Welcome to the Sixteen Stones Blog. We’re excited to welcome new friends and re-engage with old ones. We’ve been in existence for a few years, offering one-day seminar retreats in Alpine, Utah. We are friends and mental health professionals and the mission of our association is to promote the emotional and spiritual resilience of LDS women. There will be much more to say in coming days, but for now, it seems appropriate to begin with the story that is our foundation – the scriptural story that fires our imagination and undergirds who we are, what we believe, and what we dream and imagine. Read this story, by our founder, and think about joining us as we journey. We hope you come along…
The Sixteen Stones Story
By Wendy Ulrich, Founder
There is an ancient story about a man whom God sends on a long journey to a fair but distant land. To get there he and his family must cross a vast wilderness and then a Great Sea. God teaches him to build barges that will withstand the mountainous waves and fierce ocean currents, and the man works hard to follow God’s directions and prepare for the perilous journey. He is not afraid to work, and he is not afraid to travel, but there is one thing he is very afraid to do: he is afraid to make the journey in the dark.
The man worries about the darkness of the journey the whole time he is building the barges. He keeps looking for a way to make a window or a fireplace in the barges, but he cannot find a way. Finally he asks God how he can have light for his barges. God says, “What do you want me to do? You cannot have windows for they would be broken to pieces by the crashing waves. You cannot have fire for it could not be controlled in a pitching vessel. What do you want me to do so you can have light?”
The man thinks about his problem for a long time. He thinks about fire, and he thinks about glass, the only sources of light he can imagine. He goes over and over them in his mind. Finally he remembers a place at the top of a high mountain where there is some unusual stone imbedded in the mountain rock. He climbs the mountain, one step at a time, until he comes to the place.
After the man has chipped the stone out of the mountain, he builds a fire so hot that it melts impurities away, leaving only clear, crystalline stones behind. After much effort, sixteen small, clear stones glow warmly in the heat of his fire. He removes the stones from the heat, watching hopefully as they continue to glow with a warm, bright light. But soon the stones cool, the light fades, and darkness returns.
He builds a bigger fire with a bigger bellows, hoping that this time the heat will suffice to imbue the stones with a lasting light. But once again the stones cool and the light fades. After all his work and effort, he is still left in the dark.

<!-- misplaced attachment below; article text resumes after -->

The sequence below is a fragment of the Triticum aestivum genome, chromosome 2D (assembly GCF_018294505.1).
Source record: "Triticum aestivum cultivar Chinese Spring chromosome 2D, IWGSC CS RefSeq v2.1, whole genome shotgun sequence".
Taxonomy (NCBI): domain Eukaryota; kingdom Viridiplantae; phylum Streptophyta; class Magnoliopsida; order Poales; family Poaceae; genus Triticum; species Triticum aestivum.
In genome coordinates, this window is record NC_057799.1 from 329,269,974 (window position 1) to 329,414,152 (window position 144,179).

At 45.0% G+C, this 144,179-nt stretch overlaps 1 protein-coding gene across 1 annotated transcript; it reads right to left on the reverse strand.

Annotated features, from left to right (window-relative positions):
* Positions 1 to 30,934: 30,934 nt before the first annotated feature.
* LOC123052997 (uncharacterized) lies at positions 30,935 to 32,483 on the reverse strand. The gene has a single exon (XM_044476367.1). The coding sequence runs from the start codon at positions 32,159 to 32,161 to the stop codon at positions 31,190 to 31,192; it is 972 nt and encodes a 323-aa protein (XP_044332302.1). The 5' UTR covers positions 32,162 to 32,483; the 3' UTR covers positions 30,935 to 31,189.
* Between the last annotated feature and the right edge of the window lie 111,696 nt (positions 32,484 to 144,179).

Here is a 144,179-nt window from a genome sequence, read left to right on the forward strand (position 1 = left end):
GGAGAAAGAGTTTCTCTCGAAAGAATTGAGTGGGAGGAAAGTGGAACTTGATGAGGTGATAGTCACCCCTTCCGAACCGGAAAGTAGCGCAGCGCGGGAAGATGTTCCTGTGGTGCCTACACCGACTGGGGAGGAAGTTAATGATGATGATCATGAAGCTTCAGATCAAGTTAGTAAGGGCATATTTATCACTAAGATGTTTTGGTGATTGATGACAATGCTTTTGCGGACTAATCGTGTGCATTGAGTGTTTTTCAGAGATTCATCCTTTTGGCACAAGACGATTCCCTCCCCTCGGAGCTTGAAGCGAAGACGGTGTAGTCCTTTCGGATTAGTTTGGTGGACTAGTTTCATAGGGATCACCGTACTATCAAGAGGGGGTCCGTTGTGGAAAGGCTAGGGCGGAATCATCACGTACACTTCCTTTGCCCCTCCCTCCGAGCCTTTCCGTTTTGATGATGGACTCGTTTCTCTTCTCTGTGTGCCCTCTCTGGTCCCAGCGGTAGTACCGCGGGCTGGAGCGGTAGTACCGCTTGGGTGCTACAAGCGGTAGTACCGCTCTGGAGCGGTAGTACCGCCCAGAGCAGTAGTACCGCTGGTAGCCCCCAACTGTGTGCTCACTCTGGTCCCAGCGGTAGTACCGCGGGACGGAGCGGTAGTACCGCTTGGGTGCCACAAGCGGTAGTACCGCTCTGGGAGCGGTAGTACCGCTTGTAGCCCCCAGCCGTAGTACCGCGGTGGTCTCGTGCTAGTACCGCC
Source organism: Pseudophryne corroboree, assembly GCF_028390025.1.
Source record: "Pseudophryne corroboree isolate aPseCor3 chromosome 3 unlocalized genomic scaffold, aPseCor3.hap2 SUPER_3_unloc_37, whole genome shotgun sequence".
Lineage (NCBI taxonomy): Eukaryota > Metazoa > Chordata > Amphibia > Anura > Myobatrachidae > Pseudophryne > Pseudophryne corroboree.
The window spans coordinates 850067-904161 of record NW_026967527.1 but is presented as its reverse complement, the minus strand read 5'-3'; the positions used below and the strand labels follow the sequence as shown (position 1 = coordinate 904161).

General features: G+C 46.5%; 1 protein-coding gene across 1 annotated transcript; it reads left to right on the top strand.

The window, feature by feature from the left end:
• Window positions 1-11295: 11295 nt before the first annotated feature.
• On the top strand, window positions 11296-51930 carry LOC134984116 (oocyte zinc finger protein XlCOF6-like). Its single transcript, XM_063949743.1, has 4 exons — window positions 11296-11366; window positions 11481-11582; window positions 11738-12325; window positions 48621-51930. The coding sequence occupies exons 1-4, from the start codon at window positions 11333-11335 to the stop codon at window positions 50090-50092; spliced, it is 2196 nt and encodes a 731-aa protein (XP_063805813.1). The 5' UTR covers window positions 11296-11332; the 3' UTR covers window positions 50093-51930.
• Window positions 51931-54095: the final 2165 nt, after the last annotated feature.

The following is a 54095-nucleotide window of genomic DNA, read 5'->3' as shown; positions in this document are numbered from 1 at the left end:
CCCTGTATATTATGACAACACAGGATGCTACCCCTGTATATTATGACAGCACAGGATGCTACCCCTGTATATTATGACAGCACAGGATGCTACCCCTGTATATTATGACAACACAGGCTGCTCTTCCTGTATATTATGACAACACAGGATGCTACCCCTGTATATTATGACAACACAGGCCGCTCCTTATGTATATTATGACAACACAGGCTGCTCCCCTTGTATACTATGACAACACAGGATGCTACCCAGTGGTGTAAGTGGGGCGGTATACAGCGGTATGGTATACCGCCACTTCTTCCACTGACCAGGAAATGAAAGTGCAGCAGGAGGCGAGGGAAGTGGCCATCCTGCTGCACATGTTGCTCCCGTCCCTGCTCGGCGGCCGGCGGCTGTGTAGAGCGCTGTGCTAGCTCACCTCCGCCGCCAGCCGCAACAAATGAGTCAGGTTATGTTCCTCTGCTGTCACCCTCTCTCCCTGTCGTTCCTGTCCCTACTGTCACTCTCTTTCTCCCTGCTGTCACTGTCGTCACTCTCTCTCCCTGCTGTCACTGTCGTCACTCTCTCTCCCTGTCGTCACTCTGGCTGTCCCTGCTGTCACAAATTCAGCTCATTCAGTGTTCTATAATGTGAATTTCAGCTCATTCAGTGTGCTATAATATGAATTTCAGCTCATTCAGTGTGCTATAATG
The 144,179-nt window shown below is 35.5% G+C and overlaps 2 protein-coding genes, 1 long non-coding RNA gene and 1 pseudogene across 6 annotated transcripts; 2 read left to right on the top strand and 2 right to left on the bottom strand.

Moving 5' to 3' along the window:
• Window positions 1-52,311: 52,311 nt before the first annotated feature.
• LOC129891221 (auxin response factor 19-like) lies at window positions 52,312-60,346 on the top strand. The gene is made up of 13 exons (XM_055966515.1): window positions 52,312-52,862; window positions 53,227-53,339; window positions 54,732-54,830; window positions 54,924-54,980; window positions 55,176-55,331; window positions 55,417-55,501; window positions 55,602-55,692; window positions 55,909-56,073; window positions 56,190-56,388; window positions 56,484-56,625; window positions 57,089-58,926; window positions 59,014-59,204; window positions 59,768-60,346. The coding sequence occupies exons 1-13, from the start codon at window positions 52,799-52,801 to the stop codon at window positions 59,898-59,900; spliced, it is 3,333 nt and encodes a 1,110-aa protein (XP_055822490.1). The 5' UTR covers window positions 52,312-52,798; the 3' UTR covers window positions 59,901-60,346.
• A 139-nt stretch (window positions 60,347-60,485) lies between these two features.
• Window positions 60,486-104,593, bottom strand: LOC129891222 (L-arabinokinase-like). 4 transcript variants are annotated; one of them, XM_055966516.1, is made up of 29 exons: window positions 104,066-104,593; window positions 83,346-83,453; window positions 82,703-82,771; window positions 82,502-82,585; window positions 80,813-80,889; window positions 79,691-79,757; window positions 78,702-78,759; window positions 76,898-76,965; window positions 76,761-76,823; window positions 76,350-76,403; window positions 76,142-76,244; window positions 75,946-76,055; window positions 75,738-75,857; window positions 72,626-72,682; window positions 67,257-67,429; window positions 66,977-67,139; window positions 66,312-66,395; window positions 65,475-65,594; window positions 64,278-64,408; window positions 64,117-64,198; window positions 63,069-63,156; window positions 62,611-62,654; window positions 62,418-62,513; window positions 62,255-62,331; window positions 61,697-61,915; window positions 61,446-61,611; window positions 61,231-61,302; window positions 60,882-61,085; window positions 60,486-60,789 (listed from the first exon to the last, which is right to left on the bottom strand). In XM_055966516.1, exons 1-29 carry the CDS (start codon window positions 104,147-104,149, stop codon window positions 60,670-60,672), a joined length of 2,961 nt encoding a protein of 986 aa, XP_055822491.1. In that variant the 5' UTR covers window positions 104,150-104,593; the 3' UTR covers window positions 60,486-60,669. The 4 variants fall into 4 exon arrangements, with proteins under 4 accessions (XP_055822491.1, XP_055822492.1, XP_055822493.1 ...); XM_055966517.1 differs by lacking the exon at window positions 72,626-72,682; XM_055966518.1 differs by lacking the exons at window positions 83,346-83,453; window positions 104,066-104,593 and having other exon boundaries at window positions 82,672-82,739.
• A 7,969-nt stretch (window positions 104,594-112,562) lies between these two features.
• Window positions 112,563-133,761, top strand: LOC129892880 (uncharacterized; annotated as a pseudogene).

Finally the man has another idea. He gathers up the sixteen stones and carries them to the top of the mountain, trying to get as close as he can to the God he loves, and there he kneels to pray. “God,” he pleads, “please do not be angry with me for my request, for you are mighty and perfect and I have so much to learn, but you have commanded us to call upon you to receive what we desire and need, so here I am. Please, God, do not make us cross this great ocean in the dark. See these sixteen stones that I have molten out of the hard rocks. Will you touch them with your finger and make them shine so that we may have light for our journey?”
To the man’s astonishment, God’s hand appears to touch the stones one by one. They begin to shine with a pure, steady light. The man gasps at this unexpected vision and falls down in great fear! Even though he was a prophet whom God had called and led, and even though the man had asked God to touch the stones, he really had not imagined seeing the hand of God.
God comforts and reassures the man and teaches him with great love and tenderness. Then God gives the man two more stones, fashioned by God Himself. These stones are not just sources of light, but of vision. Through them God shows the man all that will happen to him and his posterity until the end of time.
God does all this so that this one man and his children might know God, and know that He would not leave His children in the dark. And so it was that, in more ways than one, this man found light that had never been seen before.
We, too, have oceans to cross and barges to build if we are to get ourselves and our loved ones to our own lands of fulfilled promises. We, too, are afraid of the dark, and quick to look to familiar sources for reassurance. When these fail us, we must try things we have never seen and plead for solutions we can barely imagine. Though this requires great effort and courage, we must do what work we can. We must bring God something to touch. And then we must open our eyes to see and receive the light – and the love – that Life offers us.